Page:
The Covington Middle School Jazz Band has a unique group of musicians with an eclectic group of students, including a teenage girl whose story of perseverance is inspiring those around her.
Jazz is sometimes difficult to describe for those who haven't played it before.
Arnie Yanez has been a percussionist for pretty much his entire life, getting hooked on jazz along the way.
As a former University of Texas graduate, he now is in his 27th year of teaching and is one of the band directors at Covington Middle School Fine Arts Academy.
"The articulation in jazz is very different," Yanez said. "The kids have to feel the swing and divide the beat up basically into threes. They've got to read and interpret the music differently."
Yanez is now the jazz band director, as his group performs at a lot of festivals, concerts and for the school.
"It's very, very competitive to get into the jazz band," Yanez said.
Anabelle Lujan is an eighth grader in the trumpet section of the jazz band and comes from a family with multiple musicians. She said she likes the freedom that can come with playing jazz.
"You get more of a groove when you get into jazz," Anabelle said.
Another eighth grader who got into jazz later than most of these middle schoolers is Rome Henderson, who has lived in Austin all her life. Since the day Rome was born, singing has surrounded her at home.
"I kind of just grew up around it and then picked it up," Rome said. "I was like, 'Oh, I like this. It sounds good to me.'"
Rome also has always had something in her life since the day she was born -- something missing.
"When I was born, I had a hole in my heart," Rome said. "They [the doctors] were saying eventually, you will get a heart transplant."
As she grew up, Rome didn't really notice too many issues with her heart or breathing -- until the middle of her seventh-grade year around the holidays.
"I started to feel like I couldn't breathe, and I went into heart failure," Rome said. "I started to just say, 'I can't do this. Mom, take me to the hospital."
Rome went into the hospital to get that heart transplant she knew was inevitable.
What she didn't realize was the amount of time she would not only have to be in the hospital but also unconscious.
"I honestly don't remember being there that much because I was in an induced coma for a good chunk," Rome said. "Then I slowly woke up and started the recovery process."
Rome couldn't just wake up and get back to her normal life. With her new heart, she had to learn how to walk, jump and simply function. Along with getting comfortable with her breathing, Rome also had to rediscover something important to her: singing.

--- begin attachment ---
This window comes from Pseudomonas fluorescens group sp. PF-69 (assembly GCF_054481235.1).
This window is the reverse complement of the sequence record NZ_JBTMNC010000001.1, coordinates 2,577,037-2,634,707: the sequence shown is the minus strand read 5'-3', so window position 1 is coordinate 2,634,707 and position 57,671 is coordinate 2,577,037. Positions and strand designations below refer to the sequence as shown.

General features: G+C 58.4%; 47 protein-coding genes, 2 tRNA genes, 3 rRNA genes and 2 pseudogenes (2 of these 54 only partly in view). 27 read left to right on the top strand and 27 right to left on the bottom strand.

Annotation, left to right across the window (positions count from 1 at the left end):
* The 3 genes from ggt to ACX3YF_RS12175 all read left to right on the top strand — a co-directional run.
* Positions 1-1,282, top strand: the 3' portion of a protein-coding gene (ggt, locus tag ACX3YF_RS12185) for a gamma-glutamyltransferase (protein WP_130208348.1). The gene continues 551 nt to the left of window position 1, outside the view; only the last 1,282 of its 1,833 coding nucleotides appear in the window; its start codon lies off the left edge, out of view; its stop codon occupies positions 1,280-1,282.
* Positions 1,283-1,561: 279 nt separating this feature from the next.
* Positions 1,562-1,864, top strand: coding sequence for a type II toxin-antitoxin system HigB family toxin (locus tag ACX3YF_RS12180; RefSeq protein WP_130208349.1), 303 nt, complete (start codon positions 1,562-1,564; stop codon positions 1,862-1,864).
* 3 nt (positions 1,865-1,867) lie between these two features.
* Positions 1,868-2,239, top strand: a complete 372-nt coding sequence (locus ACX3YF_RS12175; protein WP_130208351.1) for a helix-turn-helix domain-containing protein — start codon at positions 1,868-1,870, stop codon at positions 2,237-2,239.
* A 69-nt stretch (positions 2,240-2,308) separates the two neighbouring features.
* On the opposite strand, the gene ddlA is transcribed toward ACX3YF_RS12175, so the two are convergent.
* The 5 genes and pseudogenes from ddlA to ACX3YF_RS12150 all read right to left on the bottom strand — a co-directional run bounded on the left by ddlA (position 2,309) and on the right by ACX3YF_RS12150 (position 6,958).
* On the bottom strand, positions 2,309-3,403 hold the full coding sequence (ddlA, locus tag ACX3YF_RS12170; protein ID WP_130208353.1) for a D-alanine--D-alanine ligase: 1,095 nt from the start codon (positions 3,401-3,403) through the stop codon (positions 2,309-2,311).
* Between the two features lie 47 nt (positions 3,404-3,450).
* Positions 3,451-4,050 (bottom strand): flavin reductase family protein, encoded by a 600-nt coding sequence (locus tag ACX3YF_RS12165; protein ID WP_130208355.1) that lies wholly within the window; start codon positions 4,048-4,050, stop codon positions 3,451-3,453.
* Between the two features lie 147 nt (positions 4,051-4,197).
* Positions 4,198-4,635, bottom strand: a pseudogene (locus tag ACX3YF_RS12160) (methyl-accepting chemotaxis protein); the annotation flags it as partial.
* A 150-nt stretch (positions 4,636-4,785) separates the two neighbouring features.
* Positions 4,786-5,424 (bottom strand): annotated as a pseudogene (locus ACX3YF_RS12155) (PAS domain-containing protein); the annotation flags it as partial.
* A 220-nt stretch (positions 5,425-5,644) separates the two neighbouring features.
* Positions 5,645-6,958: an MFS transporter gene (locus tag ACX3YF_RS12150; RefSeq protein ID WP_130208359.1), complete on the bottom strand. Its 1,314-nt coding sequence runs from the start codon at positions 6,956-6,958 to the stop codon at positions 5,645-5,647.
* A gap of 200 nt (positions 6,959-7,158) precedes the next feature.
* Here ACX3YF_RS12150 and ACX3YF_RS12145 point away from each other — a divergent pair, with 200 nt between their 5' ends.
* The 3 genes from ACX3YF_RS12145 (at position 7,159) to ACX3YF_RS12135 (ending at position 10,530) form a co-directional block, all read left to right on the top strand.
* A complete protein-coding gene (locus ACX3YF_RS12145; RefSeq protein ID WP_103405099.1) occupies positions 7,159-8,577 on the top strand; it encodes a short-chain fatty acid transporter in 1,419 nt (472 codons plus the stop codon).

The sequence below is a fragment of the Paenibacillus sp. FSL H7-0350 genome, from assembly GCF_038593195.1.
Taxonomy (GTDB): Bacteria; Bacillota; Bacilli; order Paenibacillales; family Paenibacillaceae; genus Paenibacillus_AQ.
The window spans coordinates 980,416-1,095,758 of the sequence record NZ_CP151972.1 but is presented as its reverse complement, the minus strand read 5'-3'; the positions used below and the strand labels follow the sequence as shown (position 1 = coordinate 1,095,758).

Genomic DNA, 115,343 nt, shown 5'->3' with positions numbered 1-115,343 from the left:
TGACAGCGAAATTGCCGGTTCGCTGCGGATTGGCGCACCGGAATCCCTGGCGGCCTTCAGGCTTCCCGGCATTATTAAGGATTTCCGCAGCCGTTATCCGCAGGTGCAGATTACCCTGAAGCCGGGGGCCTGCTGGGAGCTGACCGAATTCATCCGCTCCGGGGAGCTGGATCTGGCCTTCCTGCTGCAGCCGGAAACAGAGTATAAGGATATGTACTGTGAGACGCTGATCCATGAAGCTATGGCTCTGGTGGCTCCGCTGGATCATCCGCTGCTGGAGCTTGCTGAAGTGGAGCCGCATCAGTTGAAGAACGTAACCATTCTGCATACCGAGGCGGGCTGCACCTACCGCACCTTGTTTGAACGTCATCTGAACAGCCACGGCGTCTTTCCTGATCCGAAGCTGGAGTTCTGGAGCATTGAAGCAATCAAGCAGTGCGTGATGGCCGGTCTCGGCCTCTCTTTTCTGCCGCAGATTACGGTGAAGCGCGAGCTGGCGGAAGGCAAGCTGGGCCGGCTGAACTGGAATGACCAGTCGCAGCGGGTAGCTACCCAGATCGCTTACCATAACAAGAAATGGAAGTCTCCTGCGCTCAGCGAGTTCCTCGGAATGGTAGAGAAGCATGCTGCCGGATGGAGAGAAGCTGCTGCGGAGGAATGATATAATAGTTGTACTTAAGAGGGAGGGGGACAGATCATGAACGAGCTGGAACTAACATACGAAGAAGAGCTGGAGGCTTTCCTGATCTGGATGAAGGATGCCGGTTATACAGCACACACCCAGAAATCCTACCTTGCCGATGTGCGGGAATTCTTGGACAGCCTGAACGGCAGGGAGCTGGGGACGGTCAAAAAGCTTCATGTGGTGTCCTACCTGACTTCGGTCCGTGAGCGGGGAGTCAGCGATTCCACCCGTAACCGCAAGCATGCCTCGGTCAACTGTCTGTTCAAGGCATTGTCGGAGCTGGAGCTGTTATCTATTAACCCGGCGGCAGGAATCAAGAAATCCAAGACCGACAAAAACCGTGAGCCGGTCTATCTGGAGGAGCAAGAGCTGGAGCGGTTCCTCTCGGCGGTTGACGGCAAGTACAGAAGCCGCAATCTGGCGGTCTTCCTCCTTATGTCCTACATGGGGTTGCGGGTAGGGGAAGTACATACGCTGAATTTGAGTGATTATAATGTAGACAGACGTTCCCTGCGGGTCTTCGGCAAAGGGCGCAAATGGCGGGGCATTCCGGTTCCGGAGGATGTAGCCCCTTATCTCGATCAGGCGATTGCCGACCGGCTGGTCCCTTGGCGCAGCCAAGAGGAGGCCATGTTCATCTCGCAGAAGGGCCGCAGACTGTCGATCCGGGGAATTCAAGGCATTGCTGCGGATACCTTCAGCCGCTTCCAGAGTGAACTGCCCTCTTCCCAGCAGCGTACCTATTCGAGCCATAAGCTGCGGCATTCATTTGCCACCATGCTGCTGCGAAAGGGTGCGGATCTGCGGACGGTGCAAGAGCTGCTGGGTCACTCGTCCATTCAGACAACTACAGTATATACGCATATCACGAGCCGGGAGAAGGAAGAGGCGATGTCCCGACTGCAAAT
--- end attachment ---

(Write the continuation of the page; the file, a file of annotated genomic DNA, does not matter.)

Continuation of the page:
"I can barely talk, but I want to sing again," Rome said. "I knew I had to make it happen."
So as Rome was starting to get herself acclimated to life, she sent a video of her singing to one of her friends. While the video played on her friend's phone, Yanez was in the room and overheard something that piqued his interest.
"I heard just a few notes, and I heard a voice and I said, 'Who's that?'" Yanez said. "'What is that?' I said, 'Rome? Our Rome?'"
Rome was an involved middle schooler -- playing violin in the orchestra, dancing for the dance team and being a manager for the soccer team, but not jazz.
"I called Rome's mom and asked if she would be interested," Yanez said. "I could just tell her style of singing could work great in jazz."
"At first I was like, 'Oh, I don't know,'" Rome said. "As I thought about it, I eventually got hooked on it."
While Rome acted like she had to think about in her decision process, Yanez pictures his eighth-grade singer a little differently.
"She has never once said, 'I don't know if I can do that?'" Yanez said. "It's always, 'Yeah, I'll do it.'"
Xavier Chapa is an eighth-grader who plays in the percussion section for the jazz band and he echoed that sentiment from Yanez.
"It's really special to have her a part of this group," Xavier said. "She makes this band so much better."
Anabelle Lujan plays the trumpet for the jazz band, coming from a family of musicians like Rome. She said Rome's perseverance is something that inspires her.
"She's not afraid to be herself in any room," Anabelle said. "She can brighten it up. She's been through so much and then it's nothing now."
"When she came back, her energy was so much different," Yanez said. "There was so much more. Everything about her was...it was alive and vibrant. I gravitated to that, and I wanted that for my entire band."
So now a little more than a year after almost losing her life, Rome has reestablished her singing voice and discovered a new musical genre in jazz. While it was obviously a difficult experience to go through -- especially for a middle schooler -- she is thankful to have had music to help her get through it all.
"Whenever hard times come around or anything, it's kind of what I want to do," Rome said. "It's really special for me."